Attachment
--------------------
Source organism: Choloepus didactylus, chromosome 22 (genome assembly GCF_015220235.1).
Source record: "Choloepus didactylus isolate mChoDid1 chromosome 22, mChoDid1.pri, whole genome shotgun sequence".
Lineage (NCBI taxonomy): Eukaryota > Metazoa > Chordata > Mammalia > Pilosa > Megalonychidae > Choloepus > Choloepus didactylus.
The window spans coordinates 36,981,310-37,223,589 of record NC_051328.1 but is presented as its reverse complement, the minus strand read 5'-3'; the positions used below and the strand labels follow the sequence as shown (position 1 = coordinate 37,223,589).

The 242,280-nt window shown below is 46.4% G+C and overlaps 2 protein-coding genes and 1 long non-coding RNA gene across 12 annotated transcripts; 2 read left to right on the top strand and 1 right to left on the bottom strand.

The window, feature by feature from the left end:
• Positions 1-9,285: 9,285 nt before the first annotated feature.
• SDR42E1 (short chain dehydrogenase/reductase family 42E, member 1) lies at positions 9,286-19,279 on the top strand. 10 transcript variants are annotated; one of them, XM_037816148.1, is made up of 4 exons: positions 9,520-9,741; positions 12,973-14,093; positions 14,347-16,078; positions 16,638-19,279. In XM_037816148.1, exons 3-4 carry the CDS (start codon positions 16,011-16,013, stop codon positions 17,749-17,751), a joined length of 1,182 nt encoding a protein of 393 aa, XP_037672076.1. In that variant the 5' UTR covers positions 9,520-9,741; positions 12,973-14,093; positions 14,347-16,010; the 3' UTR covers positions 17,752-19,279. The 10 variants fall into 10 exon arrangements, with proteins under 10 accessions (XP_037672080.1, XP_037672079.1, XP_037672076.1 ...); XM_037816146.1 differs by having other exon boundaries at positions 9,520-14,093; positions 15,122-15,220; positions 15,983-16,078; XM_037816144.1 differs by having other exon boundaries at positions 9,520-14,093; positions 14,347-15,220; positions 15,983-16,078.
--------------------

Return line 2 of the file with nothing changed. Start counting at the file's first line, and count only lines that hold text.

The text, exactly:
Source record: "Choloepus didactylus isolate mChoDid1 chromosome 22, mChoDid1.pri, whole genome shotgun sequence".